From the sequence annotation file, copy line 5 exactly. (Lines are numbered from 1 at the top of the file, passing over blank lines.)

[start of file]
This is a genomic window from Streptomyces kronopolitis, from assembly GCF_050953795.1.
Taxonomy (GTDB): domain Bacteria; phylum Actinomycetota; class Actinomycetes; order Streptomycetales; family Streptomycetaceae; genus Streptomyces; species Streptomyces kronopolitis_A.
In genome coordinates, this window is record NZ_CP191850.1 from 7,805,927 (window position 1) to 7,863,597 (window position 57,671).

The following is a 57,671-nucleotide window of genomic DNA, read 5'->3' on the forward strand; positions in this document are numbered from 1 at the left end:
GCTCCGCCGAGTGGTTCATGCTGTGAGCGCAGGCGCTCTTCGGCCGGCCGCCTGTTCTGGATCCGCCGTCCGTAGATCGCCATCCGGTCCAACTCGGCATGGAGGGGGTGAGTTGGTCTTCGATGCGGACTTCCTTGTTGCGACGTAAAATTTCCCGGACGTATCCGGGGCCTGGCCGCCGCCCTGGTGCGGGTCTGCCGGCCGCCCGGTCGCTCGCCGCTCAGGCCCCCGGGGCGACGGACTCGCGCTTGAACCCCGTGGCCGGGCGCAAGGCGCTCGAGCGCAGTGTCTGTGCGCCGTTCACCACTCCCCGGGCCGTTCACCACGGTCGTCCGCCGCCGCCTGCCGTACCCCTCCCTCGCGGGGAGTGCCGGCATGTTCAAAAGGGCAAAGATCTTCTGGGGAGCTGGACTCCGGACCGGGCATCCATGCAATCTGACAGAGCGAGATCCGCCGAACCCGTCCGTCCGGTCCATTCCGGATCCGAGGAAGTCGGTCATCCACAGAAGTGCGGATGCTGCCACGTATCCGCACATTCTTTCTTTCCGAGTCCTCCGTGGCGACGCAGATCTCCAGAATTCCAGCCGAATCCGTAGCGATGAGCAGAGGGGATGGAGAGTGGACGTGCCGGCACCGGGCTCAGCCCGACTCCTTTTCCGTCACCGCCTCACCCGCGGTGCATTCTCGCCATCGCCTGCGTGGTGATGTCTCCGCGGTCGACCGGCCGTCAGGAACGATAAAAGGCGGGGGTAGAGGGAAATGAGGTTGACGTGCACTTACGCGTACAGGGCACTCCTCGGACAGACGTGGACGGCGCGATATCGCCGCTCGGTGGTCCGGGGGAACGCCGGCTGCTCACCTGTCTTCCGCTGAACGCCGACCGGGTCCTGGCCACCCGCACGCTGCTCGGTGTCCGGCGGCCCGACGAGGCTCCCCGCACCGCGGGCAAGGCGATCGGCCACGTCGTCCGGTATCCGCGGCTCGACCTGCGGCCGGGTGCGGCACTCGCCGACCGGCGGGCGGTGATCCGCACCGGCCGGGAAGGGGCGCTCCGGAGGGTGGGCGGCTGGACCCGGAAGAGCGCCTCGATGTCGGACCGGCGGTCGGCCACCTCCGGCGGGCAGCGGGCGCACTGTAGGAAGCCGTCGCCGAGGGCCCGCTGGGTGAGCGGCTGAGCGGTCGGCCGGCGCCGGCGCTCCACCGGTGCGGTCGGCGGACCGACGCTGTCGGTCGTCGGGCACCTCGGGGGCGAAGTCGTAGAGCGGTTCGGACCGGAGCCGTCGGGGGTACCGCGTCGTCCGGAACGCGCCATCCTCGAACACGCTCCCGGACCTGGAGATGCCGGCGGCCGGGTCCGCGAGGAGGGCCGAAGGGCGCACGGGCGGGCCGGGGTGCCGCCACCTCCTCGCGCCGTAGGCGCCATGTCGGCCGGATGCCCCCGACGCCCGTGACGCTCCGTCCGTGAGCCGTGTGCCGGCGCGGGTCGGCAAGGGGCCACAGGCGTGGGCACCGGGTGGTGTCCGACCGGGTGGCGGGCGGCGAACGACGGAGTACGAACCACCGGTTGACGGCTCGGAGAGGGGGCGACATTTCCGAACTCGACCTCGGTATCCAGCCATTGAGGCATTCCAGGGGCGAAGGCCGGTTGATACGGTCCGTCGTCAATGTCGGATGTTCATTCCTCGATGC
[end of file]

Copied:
GCTCCGCCGAGTGGTTCATGCTGTGAGCGCAGGCGCTCTTCGGCCGGCCGCCTGTTCTGGATCCGCCGTCCGTAGATCGCCATCCGGTCCAACTCGGCATGGAGGGGGTGAGTTGGTCTTCGATGCGGACTTCCTTGTTGCGACGTAAAATTTCCCGGACGTATCCGGGGCCTGGCCGCCGCCCTGGTGCGGGTCTGCCGGCCGCCCGGTCGCTCGCCGCTCAGGCCCCCGGGGCGACGGACTCGCGCTTGAACCCCGTGGCCGGGCGCAAGGCGCTCGAGCGCAGTGTCTGTGCGCCGTTCACCACTCCCCGGGCCGTTCACCACGGTCGTCCGCCGCCGCCTGCCGTACCCCTCCCTCGCGGGGAGTGCCGGCATGTTCAAAAGGGCAAAGATCTTCTGGGGAGCTGGACTCCGGACCGGGCATCCATGCAATCTGACAGAGCGAGATCCGCCGAACCCGTCCGTCCGGTCCATTCCGGATCCGAGGAAGTCGGTCATCCACAGAAGTGCGGATGCTGCCACGTATCCGCACATTCTTTCTTTCCGAGTCCTCCGTGGCGACGCAGATCTCCAGAATTCCAGCCGAATCCGTAGCGATGAGCAGAGGGGATGGAGAGTGGACGTGCCGGCACCGGGCTCAGCCCGACTCCTTTTCCGTCACCGCCTCACCCGCGGTGCATTCTCGCCATCGCCTGCGTGGTGATGTCTCCGCGGTCGACCGGCCGTCAGGAACGATAAAAGGCGGGGGTAGAGGGAAATGAGGTTGACGTGCACTTACGCGTACAGGGCACTCCTCGGACAGACGTGGACGGCGCGATATCGCCGCTCGGTGGTCCGGGGGAACGCCGGCTGCTCACCTGTCTTCCGCTGAACGCCGACCGGGTCCTGGCCACCCGCACGCTGCTCGGTGTCCGGCGGCCCGACGAGGCTCCCCGCACCGCGGGCAAGGCGATCGGCCACGTCGTCCGGTATCCGCGGCTCGACCTGCGGCCGGGTGCGGCACTCGCCGACCGGCGGGCGGTGATCCGCACCGGCCGGGAAGGGGCGCTCCGGAGGGTGGGCGGCTGGACCCGGAAGAGCGCCTCGATGTCGGACCGGCGGTCGGCCACCTCCGGCGGGCAGCGGGCGCACTGTAGGAAGCCGTCGCCGAGGGCCCGCTGGGTGAGCGGCTGAGCGGTCGGCCGGCGCCGGCGCTCCACCGGTGCGGTCGGCGGACCGACGCTGTCGGTCGTCGGGCACCTCGGGGGCGAAGTCGTAGAGCGGTTCGGACCGGAGCCGTCGGGGGTACCGCGTCGTCCGGAACGCGCCATCCTCGAACACGCTCCCGGACCTGGAGATGCCGGCGGCCGGGTCCGCGAGGAGGGCCGAAGGGCGCACGGGCGGGCCGGGGTGCCGCCACCTCCTCGCGCCGTAGGCGCCATGTCGGCCGGATGCCCCCGACGCCCGTGACGCTCCGTCCGTGAGCCGTGTGCCGGCGCGGGTCGGCAAGGGGCCACAGGCGTGGGCACCGGGTGGTGTCCGACCGGGTGGCGGGCGGCGAACGACGGAGTACGAACCACCGGTTGACGGCTCGGAGAGGGGGCGACATTTCCGAACTCGACCTCGGTATCCAGCCATTGAGGCATTCCAGGGGCGAAGGCCGGTTGATACGGTCCGTCGTCAATGTCGGATGTTCATTCCTCGATGC